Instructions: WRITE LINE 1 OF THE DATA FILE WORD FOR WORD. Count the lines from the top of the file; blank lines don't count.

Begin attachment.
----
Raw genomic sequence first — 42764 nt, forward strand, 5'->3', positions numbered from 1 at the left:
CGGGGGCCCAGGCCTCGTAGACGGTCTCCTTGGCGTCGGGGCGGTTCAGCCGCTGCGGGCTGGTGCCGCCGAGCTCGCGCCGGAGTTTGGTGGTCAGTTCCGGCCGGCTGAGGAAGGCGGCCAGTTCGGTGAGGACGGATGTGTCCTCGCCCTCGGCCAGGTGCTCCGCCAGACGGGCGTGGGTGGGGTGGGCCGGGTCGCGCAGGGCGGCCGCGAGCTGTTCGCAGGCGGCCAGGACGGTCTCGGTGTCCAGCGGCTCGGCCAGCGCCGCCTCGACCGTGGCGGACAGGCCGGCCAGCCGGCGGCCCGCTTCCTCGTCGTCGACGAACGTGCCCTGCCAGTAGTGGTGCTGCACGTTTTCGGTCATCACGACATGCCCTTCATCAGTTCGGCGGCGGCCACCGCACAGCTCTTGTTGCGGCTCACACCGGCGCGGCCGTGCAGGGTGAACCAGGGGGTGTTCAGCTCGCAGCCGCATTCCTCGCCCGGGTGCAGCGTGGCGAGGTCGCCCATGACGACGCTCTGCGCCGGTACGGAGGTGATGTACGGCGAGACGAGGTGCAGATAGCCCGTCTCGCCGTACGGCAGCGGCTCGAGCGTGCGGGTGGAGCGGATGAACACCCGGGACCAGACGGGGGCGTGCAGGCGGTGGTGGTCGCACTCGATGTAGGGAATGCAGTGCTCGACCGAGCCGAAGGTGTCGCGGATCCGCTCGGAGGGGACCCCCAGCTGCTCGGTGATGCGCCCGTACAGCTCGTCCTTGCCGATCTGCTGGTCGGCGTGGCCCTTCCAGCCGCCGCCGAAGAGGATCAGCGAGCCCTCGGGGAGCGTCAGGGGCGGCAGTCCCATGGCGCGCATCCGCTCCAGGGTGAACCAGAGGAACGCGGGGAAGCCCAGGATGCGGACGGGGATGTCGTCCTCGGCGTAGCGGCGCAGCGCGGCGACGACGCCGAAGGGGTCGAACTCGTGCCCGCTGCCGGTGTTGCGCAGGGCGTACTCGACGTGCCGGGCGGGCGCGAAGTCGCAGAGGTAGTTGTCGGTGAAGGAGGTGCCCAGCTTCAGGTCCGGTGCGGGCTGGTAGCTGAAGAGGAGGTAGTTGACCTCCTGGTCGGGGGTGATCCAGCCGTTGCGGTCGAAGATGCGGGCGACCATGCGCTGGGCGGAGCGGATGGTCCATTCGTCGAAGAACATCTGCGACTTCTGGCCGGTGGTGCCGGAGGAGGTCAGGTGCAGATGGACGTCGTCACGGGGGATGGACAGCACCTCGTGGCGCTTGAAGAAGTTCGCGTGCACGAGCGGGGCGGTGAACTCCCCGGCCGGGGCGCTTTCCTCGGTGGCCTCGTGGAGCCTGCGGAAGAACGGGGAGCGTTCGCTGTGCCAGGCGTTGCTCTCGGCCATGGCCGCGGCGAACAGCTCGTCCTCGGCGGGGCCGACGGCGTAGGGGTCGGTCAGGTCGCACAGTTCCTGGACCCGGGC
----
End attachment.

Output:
Raw genomic sequence first — 42764 nt, forward strand, 5'->3', positions numbered from 1 at the left: